Pats pound ground while adding air assault

Herald file photo
Heritage Hills' Gavin Vaal was pursued by Forest Park's Nick Werner during last season's matchup in Lincoln City. Vaal, along with teammates Jacob Wetzel and Noah Mundy, are moving the ball on the ground as well as through the air this season.

By JONATHAN SAXON
jsaxon@dcherald.com

LINCOLN CITY — It’s the worst-kept secret in southern Indiana just how much Heritage Hills loves its ground game. The Patriots are all about lining up and pounding the ball up and down the field as much as they can before opposing defenses submit

It’s a formula which not only produced great results last year, but also has them sitting on two wins after two weeks this season. But while the ground-and-pound approach butters the Pats’ bread, they are also surreptitiously using their running backs to establish their own kind of air superiority.

Through all 11 games last season, the Patriots passed for 340 yards and four touchdowns — combined.

However, after this season’s first two games, that total currently stands at 207 yards and three touchdowns. Inspecting the pass catchers yields an even further interesting pattern: Of the team’s eight receptions, five of those catches have gone to the ground crew, which consists of seniors Gavin Vaal, Jacob Wetzel and Noah Mundy. They are also collectively responsible for two of the team’s three receiving touchdowns.

“We still want to run the ball, but we need to be able to throw the ball if we need to,” Heritage Hills coach Todd Wilkerson said. “There’s only two receivers, and there’s three running backs. So when you do the math, a lot of those guys get out at different times in the play-action game and get catches.”

Coaches are always looking for creative ways to deliver the football into the hands of their best playmakers, and using running backs as receivers out of the backfield has proven to be an effective way to create separation from defenses to net positive plays down the field. When a team is able to extend its passing game to the runnings backs, suddenly there's a potential for mismatches in the open field, and opportunities to hit weak spots in coverage.

Defenses now have to account for more than just one or two receivers plus a possible tight end as pass catchers, which can let an offense wreak chaos at will if they have the athletes to execute it.

“It’s kind of like a double-sided dagger almost,” said Vaal, who scored his first touchdown of the season on a 38-yard pass play against Mt. Vernon. “Teams have got to be ready to play the run, but they've also got to watch for the pass. You can slip right out of the backfield and be a target.”

“It makes you feel confident about your offense knowing you have several guys on the field that can do the same thing,” added Wetzel, who has the other touchdown reception for the backs, a 26-yard connection which occured in the Tell City game. “For the defense, that’s scary. They’re having to defend against something like that, and it keeps them on their heels.”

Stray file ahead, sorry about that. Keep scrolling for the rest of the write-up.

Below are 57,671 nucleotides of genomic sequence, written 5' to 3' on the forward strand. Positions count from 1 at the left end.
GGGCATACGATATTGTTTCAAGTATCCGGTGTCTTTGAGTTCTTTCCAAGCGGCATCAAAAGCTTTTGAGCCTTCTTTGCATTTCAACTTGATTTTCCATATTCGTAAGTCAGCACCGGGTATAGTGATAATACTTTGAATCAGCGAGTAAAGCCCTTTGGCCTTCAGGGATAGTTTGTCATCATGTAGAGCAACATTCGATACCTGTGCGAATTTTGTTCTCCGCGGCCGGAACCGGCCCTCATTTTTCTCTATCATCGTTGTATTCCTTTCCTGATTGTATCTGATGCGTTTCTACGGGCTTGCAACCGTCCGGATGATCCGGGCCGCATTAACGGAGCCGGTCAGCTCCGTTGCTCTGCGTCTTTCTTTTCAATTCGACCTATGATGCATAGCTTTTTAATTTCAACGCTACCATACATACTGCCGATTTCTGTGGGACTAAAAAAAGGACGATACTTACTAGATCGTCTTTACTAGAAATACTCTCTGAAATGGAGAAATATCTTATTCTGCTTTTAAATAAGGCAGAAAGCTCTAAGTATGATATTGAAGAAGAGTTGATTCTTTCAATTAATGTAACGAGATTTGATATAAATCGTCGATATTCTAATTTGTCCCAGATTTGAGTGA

All of the guys have played in schemes which required them to catch the ball out of the backfield from time to time, so they embrace the challenge of using their talents to take up routes and become downfield targets for senior quarterback Cole Sigler.

He has a rapport with the backs which stems from a lifetime of playing in the backyard and youth sports leagues, so he throws with confidence when he looks to connect with one of the running backs when they go long.

“We put a lot of emphasis on it,” the Pats signal-caller said. “We work on all of our plays really hard so whenever we get out there, we’re prepared for anything that somebody may throw at us. I feel comfortable with any of them. We all played together forever.”

Wilkerson likes to mix it up when it comes to the passing plays he’ll call in a given situation. He’ll use short passes to extend the ground game, or take to the air for bombs if the defenses are loading the box to stop the run. He looks to get the football to his players any way he can, and they love playing in a system that’s designed to spread out the touches for big plays on any given down.

“Guys who play offense want to touch the ball,” the Pats coach said. “They love any opportunity they get to catch a pass or run the ball. I’ve been watching our stats. We haven’t had one guy that’s been dominating anywhere statistically. We’ve had four or five guys running the ball and catching the ball, and that’s what we need to do.”

While the Pats don’t have any plans to switch and become a West Coast kind of offense anytime soon, they enjoy the fact that their backs are versatile and equally as effective in the running and passing games. Creating that balance on offense is a big focus for Heritage Hills, and with the talents it has, it will be interesting to see how its passing element evolves as the season moves ahead.

“We’ve been working all offseason together. I think we've got a good group coming,” said Mundy, who leads the running backs with three catches for 62 yards so far. “Heritage Hills has been known as a run-heavy team, but it brings a whole new intensity when a team can pass in their offense as well. I’m excited to be a part of that this season.”




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